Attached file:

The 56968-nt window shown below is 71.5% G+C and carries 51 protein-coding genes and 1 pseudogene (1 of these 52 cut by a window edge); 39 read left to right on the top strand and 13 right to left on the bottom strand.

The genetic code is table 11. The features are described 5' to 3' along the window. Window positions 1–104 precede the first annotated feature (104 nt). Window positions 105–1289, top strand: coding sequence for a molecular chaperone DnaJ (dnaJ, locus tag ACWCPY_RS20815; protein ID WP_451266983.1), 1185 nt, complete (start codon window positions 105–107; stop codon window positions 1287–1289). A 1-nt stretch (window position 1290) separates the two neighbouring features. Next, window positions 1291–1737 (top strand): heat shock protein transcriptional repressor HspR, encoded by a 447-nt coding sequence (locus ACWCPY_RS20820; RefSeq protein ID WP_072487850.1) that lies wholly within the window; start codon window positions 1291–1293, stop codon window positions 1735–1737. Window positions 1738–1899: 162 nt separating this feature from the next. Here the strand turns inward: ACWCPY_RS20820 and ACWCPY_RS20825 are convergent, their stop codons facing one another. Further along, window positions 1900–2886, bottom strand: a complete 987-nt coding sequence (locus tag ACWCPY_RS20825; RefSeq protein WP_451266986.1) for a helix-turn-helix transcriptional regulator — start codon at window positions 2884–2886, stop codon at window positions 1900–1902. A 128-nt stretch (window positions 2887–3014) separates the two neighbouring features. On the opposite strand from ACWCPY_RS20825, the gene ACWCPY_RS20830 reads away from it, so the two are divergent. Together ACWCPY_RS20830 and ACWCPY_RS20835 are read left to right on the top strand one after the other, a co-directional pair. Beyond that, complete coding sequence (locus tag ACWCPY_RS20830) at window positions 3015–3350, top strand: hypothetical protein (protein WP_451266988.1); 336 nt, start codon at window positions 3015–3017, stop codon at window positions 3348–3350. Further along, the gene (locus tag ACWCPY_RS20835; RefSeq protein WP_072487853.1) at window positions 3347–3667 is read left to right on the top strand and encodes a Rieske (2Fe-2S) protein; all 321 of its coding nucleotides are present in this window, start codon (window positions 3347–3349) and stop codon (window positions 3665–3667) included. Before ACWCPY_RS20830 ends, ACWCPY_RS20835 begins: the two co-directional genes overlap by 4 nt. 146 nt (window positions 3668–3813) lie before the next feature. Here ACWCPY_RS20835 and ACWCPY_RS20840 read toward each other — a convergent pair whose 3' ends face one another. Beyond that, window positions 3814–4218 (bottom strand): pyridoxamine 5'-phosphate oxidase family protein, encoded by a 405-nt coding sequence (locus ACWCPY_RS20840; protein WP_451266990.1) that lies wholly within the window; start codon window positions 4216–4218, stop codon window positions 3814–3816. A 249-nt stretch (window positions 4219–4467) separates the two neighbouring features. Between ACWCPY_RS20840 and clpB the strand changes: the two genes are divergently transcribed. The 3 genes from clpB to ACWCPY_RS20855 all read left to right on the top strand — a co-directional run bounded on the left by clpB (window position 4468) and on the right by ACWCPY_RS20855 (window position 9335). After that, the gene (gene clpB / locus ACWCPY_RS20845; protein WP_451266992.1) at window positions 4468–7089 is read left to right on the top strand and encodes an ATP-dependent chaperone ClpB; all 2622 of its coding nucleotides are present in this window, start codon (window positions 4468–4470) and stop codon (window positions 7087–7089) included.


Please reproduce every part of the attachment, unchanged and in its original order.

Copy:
The 56968-nt window shown below is 71.5% G+C and carries 51 protein-coding genes and 1 pseudogene (1 of these 52 cut by a window edge); 39 read left to right on the top strand and 13 right to left on the bottom strand.

The genetic code is table 11. The features are described 5' to 3' along the window. Window positions 1–104 precede the first annotated feature (104 nt). Window positions 105–1289, top strand: coding sequence for a molecular chaperone DnaJ (dnaJ, locus tag ACWCPY_RS20815; protein ID WP_451266983.1), 1185 nt, complete (start codon window positions 105–107; stop codon window positions 1287–1289). A 1-nt stretch (window position 1290) separates the two neighbouring features. Next, window positions 1291–1737 (top strand): heat shock protein transcriptional repressor HspR, encoded by a 447-nt coding sequence (locus ACWCPY_RS20820; RefSeq protein ID WP_072487850.1) that lies wholly within the window; start codon window positions 1291–1293, stop codon window positions 1735–1737. Window positions 1738–1899: 162 nt separating this feature from the next. Here the strand turns inward: ACWCPY_RS20820 and ACWCPY_RS20825 are convergent, their stop codons facing one another. Further along, window positions 1900–2886, bottom strand: a complete 987-nt coding sequence (locus tag ACWCPY_RS20825; RefSeq protein WP_451266986.1) for a helix-turn-helix transcriptional regulator — start codon at window positions 2884–2886, stop codon at window positions 1900–1902. A 128-nt stretch (window positions 2887–3014) separates the two neighbouring features. On the opposite strand from ACWCPY_RS20825, the gene ACWCPY_RS20830 reads away from it, so the two are divergent. Together ACWCPY_RS20830 and ACWCPY_RS20835 are read left to right on the top strand one after the other, a co-directional pair. Beyond that, complete coding sequence (locus tag ACWCPY_RS20830) at window positions 3015–3350, top strand: hypothetical protein (protein WP_451266988.1); 336 nt, start codon at window positions 3015–3017, stop codon at window positions 3348–3350. Further along, the gene (locus tag ACWCPY_RS20835; RefSeq protein WP_072487853.1) at window positions 3347–3667 is read left to right on the top strand and encodes a Rieske (2Fe-2S) protein; all 321 of its coding nucleotides are present in this window, start codon (window positions 3347–3349) and stop codon (window positions 3665–3667) included. Before ACWCPY_RS20830 ends, ACWCPY_RS20835 begins: the two co-directional genes overlap by 4 nt. 146 nt (window positions 3668–3813) lie before the next feature. Here ACWCPY_RS20835 and ACWCPY_RS20840 read toward each other — a convergent pair whose 3' ends face one another. Beyond that, window positions 3814–4218 (bottom strand): pyridoxamine 5'-phosphate oxidase family protein, encoded by a 405-nt coding sequence (locus ACWCPY_RS20840; protein WP_451266990.1) that lies wholly within the window; start codon window positions 4216–4218, stop codon window positions 3814–3816. A 249-nt stretch (window positions 4219–4467) separates the two neighbouring features. Between ACWCPY_RS20840 and clpB the strand changes: the two genes are divergently transcribed. The 3 genes from clpB to ACWCPY_RS20855 all read left to right on the top strand — a co-directional run bounded on the left by clpB (window position 4468) and on the right by ACWCPY_RS20855 (window position 9335). After that, the gene (gene clpB / locus ACWCPY_RS20845; protein WP_451266992.1) at window positions 4468–7089 is read left to right on the top strand and encodes an ATP-dependent chaperone ClpB; all 2622 of its coding nucleotides are present in this window, start codon (window positions 4468–4470) and stop codon (window positions 7087–7089) included.